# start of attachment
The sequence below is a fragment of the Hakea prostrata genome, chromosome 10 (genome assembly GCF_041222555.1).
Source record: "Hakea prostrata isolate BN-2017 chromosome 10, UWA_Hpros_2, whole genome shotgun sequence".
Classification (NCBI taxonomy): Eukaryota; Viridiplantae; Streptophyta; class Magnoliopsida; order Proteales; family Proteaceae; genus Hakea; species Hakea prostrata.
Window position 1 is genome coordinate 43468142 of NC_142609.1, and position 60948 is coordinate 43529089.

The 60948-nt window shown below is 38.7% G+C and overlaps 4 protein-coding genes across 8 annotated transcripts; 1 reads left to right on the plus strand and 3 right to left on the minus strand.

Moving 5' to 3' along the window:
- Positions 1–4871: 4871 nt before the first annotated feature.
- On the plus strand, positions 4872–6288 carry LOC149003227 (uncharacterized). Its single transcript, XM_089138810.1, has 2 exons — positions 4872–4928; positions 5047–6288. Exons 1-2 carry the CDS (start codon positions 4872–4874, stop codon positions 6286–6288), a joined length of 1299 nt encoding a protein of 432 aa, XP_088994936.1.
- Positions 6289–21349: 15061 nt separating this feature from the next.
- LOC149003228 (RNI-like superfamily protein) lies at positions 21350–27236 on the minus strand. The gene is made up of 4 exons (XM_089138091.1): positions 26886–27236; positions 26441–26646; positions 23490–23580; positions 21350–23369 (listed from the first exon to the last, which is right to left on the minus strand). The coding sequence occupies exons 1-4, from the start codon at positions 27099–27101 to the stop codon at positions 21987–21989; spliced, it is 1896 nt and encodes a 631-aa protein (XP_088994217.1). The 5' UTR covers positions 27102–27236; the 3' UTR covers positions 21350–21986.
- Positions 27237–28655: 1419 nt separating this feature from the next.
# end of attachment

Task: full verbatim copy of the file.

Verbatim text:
The sequence below is a fragment of the Hakea prostrata genome, chromosome 10 (genome assembly GCF_041222555.1).
Source record: "Hakea prostrata isolate BN-2017 chromosome 10, UWA_Hpros_2, whole genome shotgun sequence".
Classification (NCBI taxonomy): Eukaryota; Viridiplantae; Streptophyta; class Magnoliopsida; order Proteales; family Proteaceae; genus Hakea; species Hakea prostrata.
Window position 1 is genome coordinate 43468142 of NC_142609.1, and position 60948 is coordinate 43529089.

The 60948-nt window shown below is 38.7% G+C and overlaps 4 protein-coding genes across 8 annotated transcripts; 1 reads left to right on the plus strand and 3 right to left on the minus strand.

Moving 5' to 3' along the window:
- Positions 1–4871: 4871 nt before the first annotated feature.
- On the plus strand, positions 4872–6288 carry LOC149003227 (uncharacterized). Its single transcript, XM_089138810.1, has 2 exons — positions 4872–4928; positions 5047–6288. Exons 1-2 carry the CDS (start codon positions 4872–4874, stop codon positions 6286–6288), a joined length of 1299 nt encoding a protein of 432 aa, XP_088994936.1.
- Positions 6289–21349: 15061 nt separating this feature from the next.
- LOC149003228 (RNI-like superfamily protein) lies at positions 21350–27236 on the minus strand. The gene is made up of 4 exons (XM_089138091.1): positions 26886–27236; positions 26441–26646; positions 23490–23580; positions 21350–23369 (listed from the first exon to the last, which is right to left on the minus strand). The coding sequence occupies exons 1-4, from the start codon at positions 27099–27101 to the stop codon at positions 21987–21989; spliced, it is 1896 nt and encodes a 631-aa protein (XP_088994217.1). The 5' UTR covers positions 27102–27236; the 3' UTR covers positions 21350–21986.
- Positions 27237–28655: 1419 nt separating this feature from the next.